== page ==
Brandon Staglin, the son of vintners Shari and Garen Staglin, said he lives with schizophrenia “but like any significant part of one’s life, it can be a learning experience.”

brandon 

Brandon, now 37, is the impetus behind this Saturday’s 15th Annual Staglin Family Music Festival for Mental Health. The event, at the family’s Rutherford winery, begins at noon, and it combines wine tasting and rock ‘n roll from Pat Benatar (“Hit Me you’re Your Best Shot) with forums on the latest research on mental health. ( www.music-festival.org.)

 Brandon is speaking out about mental illness because of what happened to him in the summer of 1990, when at 18 he felt as though he lost half of himself. He couldn’t sleep for a week and wandered the town of Lafayette, soon picked up by police and later locked in a psychiatric hospital. That’s where his parents found him when they rushed home from a business trip to Paris.

 As Brandon puts it, “Many of us feel like we are, or perceived as, somehow ‘less’ than normal. But if your mind is open, believe me, you may find a different way to feel … we who live with brain disease are people like you. I work for a cause I believe in …”

 What follows is a Q&A with Brandon, a national merit scholar and future astronautical engineer who was diagnosed with schizophrenia that summer of 1990, which he now manages with medication.

 

 Q: What has hosting this event done for you. When you give, you’re always given back a gift. What is that gift for you?

 A: Getting to meet so many people who care about making life better for people with mental illness. It is truly a growing movement and being part of it sometimes makes me feel giddy. I’ve seen a beautiful outpouring of compassion and action for the benefit for people who, like me, have suffered in ways we cannot communicate. And the thing that makes me most proud is to see other people with mental illness who  have found the courage to speak out for this purpose, and who have been helped to this decision in part by my family’s efforts. These people who talk about their inner battles publicly to help others in their condition are, in my humble opinion, heroes, and I feel honored to know them.

 

Q: What is the most fascinating thing you’ve learned from the Scientific Symposium? Why do you encourage people to come for this part of the festival?

 A: Get this: Scientists are closing in on a way to prevent a psychotic break altogether, and allow people who would otherwise have had one to bypass years of disability. At last year’s symposium, Dr. Ty Cannon shared with everyone the news that a 5-year project he leads, the North American Prodrome Longitudinal Study, is aiming to give doctors the ability to predict with 80% accuracy that someone who shows certain signs of impending psychosis either will or will not have a psychotic break within a 1-2 year period. Once someone has been predicted as such, they can opt to be treated not only with current psychosocial therapies but with increasingly safe and effective medications such as those being investigated by this year’s symposium speakers, Drs. Francis Lee and Andrew Pieper, and many others. This research is a team effort by dedicated, passionate scientists the world over. People who see these scientists speak can catch some of that passion as they learn from them.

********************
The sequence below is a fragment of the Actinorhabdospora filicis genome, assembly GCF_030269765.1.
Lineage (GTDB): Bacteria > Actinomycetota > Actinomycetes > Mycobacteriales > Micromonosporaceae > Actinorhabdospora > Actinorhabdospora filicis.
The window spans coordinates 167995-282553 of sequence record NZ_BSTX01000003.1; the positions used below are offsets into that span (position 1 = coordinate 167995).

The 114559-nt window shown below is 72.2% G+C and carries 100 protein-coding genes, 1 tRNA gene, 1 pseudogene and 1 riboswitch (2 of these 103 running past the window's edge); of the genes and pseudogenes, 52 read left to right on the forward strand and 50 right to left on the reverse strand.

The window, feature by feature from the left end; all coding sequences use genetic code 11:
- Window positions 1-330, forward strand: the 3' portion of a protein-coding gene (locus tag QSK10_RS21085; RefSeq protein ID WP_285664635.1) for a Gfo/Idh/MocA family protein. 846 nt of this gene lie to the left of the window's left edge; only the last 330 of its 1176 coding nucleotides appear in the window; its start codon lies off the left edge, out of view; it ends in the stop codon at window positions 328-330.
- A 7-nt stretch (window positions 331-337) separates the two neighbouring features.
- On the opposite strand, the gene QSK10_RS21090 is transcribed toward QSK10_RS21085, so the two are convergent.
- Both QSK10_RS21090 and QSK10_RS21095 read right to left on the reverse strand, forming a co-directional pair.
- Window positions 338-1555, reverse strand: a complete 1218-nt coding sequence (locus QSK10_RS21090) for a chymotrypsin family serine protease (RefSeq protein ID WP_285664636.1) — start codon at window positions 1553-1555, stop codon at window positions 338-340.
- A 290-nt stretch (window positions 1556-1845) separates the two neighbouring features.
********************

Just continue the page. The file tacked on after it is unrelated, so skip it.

Q: This is your 15th year. What kind of village have you built over the years? What has this music festival done for families and others who face a mental health challenge?

 A: Our mailing list has a few thousand people who follow what we do. I myself have made a few friends who live with mental illness, who are wonderful people. And I hear from many people who come to this and other mental health events that they have been inspired toward hope for themselves, knowing that funds are being raised, that research is making breakthroughs, and that more and more people care about helping people with mental illness. As people and families with mental illness share stories at the Music Festival they learn that they are not alone in their plight, and that some of us are on the road to recovery. But not only has the festival helped build hope, it has helped develop tangible new therapies such as the cognitive training programs under development  at UCSF for people with schizophrenia. Under Dr. Sophia Vinogradov’s guidance, these have improved the ability of people with schizophrenia to think clearly and are under review for FDA approval as standard medicine. That program helped me get better.

 

 Q: Why a concert? Why mix in good rock n roll?

A: People love it! It’s a celebration of life. Dancing to great music is top-notch therapy for anyone and brings people together. At last year’s concert with the Pointer Sisters, the love and joy that you could feel in the crowd was awesome. Not only is feeling this connection great for the soul of those attending, but it helps motivate people to give to others, to help them feel a bit more joy as well.

 

Q: Regarding mental health, what is the most hopeful aspect about it today?

A: The fact that stigma is slowly being eliminated. Young people in college talk openly about mental disorders the way they might talk about a broken leg or diabetes. People are understanding that mental illnesses are brain diseases, and someone who has one deserves support and medical therapy, not shame. And, with the mental health parity act passed in Congress last year (and more legislation on the way) insurance companies can no longer limit support for people who have mental diseases. If you know someone with a mental illness, or have one yourself, be kind—give help or seek help! It’s getting easier to find all the time.